“On the Trail of the Glaciers’”: Photography and Science Show the Effects of Climate Change
About 500 students from local schools came to the Enel headquarters in Rome to attend an exhibit by Fabiano Ventura. The project, sponsored by EGP, compares photographs of the Earth’s largest glaciers, some taken more than 100 years apart, showing their melting status. It’s a way to raise awareness and educate about climate change.
In 2009, to mark the hundredth anniversary of the Duca degli Abruzzi’s expedition to Karakorum, the photographer Fabiano Ventura began an adventure to visit Earth’s most important glaciers. The journey started from that same Asian mountain range, passing through the Caucasus, Alaska and arriving in the “deep South” of the world, the Tierra del Fuego and the Patagonian Andes, in 2016. Four expeditions, sponsored by EGP, to highlight the effects of climate change, comparing current pictures taken at these peaks with those taken by explorers at the turn of the twentieth century. These images confirm that global warming has provoked the melting of the glaciers, which in turn causes a rise in sea level.
The journey has been brought together in an exhibit called “On the Trail of the Glaciers”, held in the halls of the Enel Auditorium in Rome until 17 November. About 500 children and teenagers from Rome schools participating in the Play Energy project will visit the exhibit, which is accompanied by an interactive video installation by the artist Paolo Scoppola: a real sensory experience on weather.
Raising Public Awareness about Climate Change
The goal of this project, which is sponsored by the Macromicro Association and designed by Ventura, is to raise public awareness, especially in younger generations, about the topic of climate change. The communicative power of photographic comparison, together with the results of scientific research, help to develop greater awareness on the impact of human activities on the climate and environment. The project has been supported by Enel Green Power since its beginning.
“We’ve supported this project, which fits perfectly with our vision and our values, since 2008. Glaciers are essentially the planet’s thermometer, and they allow us to see the effects of climate change with our own eyes and understand the need to move society and the economy quickly toward so-called decarbonisation.”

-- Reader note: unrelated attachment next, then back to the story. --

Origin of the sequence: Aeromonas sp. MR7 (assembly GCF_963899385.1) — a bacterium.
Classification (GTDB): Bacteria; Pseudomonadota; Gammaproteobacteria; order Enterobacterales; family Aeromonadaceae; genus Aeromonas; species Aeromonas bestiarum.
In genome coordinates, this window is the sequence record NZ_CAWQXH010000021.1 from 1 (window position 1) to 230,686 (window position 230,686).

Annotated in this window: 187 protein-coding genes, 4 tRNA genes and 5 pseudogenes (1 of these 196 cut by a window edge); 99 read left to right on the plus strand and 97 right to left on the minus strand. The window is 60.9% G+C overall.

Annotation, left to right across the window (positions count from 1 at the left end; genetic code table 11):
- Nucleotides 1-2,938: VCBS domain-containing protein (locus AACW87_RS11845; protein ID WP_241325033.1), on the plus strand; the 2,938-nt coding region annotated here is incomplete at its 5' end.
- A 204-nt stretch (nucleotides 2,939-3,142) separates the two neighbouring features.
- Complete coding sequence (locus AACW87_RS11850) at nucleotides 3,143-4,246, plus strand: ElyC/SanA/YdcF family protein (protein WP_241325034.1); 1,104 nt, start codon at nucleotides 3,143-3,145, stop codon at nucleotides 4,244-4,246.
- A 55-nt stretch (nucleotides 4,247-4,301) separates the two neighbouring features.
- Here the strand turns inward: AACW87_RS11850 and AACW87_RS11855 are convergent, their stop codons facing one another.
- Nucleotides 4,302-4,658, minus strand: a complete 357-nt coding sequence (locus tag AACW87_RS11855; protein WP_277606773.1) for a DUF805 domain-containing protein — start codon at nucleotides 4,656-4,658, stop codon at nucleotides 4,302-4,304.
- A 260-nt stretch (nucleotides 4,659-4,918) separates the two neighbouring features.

– Michele Bologna – Head of Communications, Global Renewable Energies
The project was preceded by intense preliminary study and research, started in 2007, to find all the information, travel diaries, cartographies and images related to the historical expeditions in the historical archives. The fourth part of the “On the Trail of the Glaciers” project continued the photographic documentation started in the three previous expedition of the project, to further enrich the archive produced by Fabiano Ventura.
“We believe that the sustainability of our business is closely linked to the sustainability of the planet. This project could be the most important documentation of the Earth’s glaciers done using the technique of comparative photography, and is able to show the impact of human activities on climate change in an immediate, practical and measurable way. An effective way to help make us more aware and responsible.”
– Giovanni Tula – Head of Innovation & Sustainability, Global Renewable Energies
Moving toward an Expedition to the Italian Alps
Ventura’s expedition to the world’s highest peaks will come to an end in 2020 with the Italian, French and Swiss Alps. Before that, in 2018, the “On the Trail of the Glaciers” team will make a stop in the Himalayas. The real global challenge is cutting emissions to maintain the temperature increase under the threshold of 2°C, the goal of the Paris Agreement and of COP23, currently underway in Bonn.